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#6 Amanda Thorpe

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Posted 10 February 2010 - 11:04 AM

Hello Miocean

You must have seen the same sites I did when looking up the topic. After seeing a picture of one poor woman I kept saying to myself "I will not have calcinosis, I will not have calcinosis....!" I am sure that will not happen to you.

Take care.
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#7 Catty

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Posted 10 February 2010 - 12:15 PM

Wow!!! I also found that picture of that poor woman with the calcinosis so bad on her buttocks as well as her elbow.

I don't have a problem at all compared to her! I have had most of mine removed. Thank goodness. Those pictures were so....so... so sad.

My heart went out to her. When we think we have problems we can always find someone else that is far worse off.

It is a shame that they cannot find a cure for calcinosis.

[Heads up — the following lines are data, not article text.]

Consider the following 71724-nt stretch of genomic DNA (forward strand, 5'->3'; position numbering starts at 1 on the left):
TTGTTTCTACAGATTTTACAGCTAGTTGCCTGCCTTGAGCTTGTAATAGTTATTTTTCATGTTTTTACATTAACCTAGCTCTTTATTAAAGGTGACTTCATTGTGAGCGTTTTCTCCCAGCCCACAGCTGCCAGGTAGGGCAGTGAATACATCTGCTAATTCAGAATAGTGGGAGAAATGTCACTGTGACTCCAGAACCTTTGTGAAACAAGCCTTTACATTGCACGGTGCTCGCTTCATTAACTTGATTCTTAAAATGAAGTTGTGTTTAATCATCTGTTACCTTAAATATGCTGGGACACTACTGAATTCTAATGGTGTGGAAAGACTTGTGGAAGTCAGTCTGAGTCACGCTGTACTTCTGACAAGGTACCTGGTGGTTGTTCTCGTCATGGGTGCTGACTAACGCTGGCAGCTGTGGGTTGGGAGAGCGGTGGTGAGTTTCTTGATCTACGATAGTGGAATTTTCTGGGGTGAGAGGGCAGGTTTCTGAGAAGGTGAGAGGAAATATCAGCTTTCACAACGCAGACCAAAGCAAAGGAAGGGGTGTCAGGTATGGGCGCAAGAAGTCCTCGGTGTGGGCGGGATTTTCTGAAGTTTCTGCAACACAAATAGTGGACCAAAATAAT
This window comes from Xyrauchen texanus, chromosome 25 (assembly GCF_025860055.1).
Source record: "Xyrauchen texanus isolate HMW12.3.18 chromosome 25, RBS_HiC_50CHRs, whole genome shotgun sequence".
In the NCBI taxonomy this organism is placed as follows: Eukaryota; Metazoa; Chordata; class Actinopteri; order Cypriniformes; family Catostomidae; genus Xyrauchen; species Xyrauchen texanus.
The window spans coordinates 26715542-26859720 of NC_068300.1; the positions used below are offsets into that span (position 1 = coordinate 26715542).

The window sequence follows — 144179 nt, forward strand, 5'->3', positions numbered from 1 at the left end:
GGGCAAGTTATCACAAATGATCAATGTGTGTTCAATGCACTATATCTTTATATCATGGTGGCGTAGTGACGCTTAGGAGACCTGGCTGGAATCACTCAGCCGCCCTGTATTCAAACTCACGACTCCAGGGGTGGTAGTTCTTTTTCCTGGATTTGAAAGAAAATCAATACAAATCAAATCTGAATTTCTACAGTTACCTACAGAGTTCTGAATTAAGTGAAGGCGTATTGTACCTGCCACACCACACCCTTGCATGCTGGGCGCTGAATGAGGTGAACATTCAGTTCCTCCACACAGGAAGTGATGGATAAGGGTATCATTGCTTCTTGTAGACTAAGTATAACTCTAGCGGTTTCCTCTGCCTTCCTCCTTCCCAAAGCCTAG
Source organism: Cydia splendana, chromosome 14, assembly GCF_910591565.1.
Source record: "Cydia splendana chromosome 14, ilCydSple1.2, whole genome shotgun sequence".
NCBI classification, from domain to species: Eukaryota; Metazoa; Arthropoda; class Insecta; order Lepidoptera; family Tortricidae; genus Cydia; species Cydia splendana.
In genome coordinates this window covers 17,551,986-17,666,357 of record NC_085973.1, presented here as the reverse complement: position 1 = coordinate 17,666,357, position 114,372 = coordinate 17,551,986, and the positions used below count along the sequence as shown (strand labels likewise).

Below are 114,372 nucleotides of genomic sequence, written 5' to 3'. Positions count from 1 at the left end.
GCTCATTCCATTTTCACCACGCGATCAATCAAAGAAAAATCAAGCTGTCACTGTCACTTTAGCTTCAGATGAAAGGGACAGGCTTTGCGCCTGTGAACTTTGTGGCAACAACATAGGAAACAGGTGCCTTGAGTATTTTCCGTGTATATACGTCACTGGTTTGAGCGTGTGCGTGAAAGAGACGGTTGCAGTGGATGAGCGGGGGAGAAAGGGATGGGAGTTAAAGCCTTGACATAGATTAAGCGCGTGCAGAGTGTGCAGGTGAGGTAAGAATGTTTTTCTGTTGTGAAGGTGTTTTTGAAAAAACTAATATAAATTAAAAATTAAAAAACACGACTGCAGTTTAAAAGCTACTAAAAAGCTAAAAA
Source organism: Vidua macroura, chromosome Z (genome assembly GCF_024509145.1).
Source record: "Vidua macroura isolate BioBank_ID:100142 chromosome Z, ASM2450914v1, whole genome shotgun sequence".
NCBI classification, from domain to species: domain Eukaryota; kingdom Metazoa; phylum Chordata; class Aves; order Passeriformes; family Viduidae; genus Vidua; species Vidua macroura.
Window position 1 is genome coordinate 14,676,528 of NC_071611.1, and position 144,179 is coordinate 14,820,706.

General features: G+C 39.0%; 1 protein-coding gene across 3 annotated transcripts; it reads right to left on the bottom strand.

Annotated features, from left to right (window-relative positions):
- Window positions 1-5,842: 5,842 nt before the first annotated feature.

Hugs,

Shirley

#8 MaryFanPhilly

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Posted 13 February 2010 - 05:38 AM

I too have painful calcinosis... my rheumatologist is not thrilled with the idea of removing the most bothersome ones (I have two on my index finger) because he said the circulation isn't great to begin with, and besides (he said) they can often grow back. I didn't know that. It is disheartening... anyone would think it's not a big deal but having to live with them, we know better. I've been having trouble sitting for quite a while but never considered that it could be a calcinosis. Can you feel it on the base of your spine? I am rather a (ahem) cushy girl so I can't feel anything from the outside. Remember, we sometimes see pictures of the absolute worst case scenarios.... that won't be us!!!!
Hugs, Mary
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#9 JBG

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Posted 13 February 2010 - 10:23 AM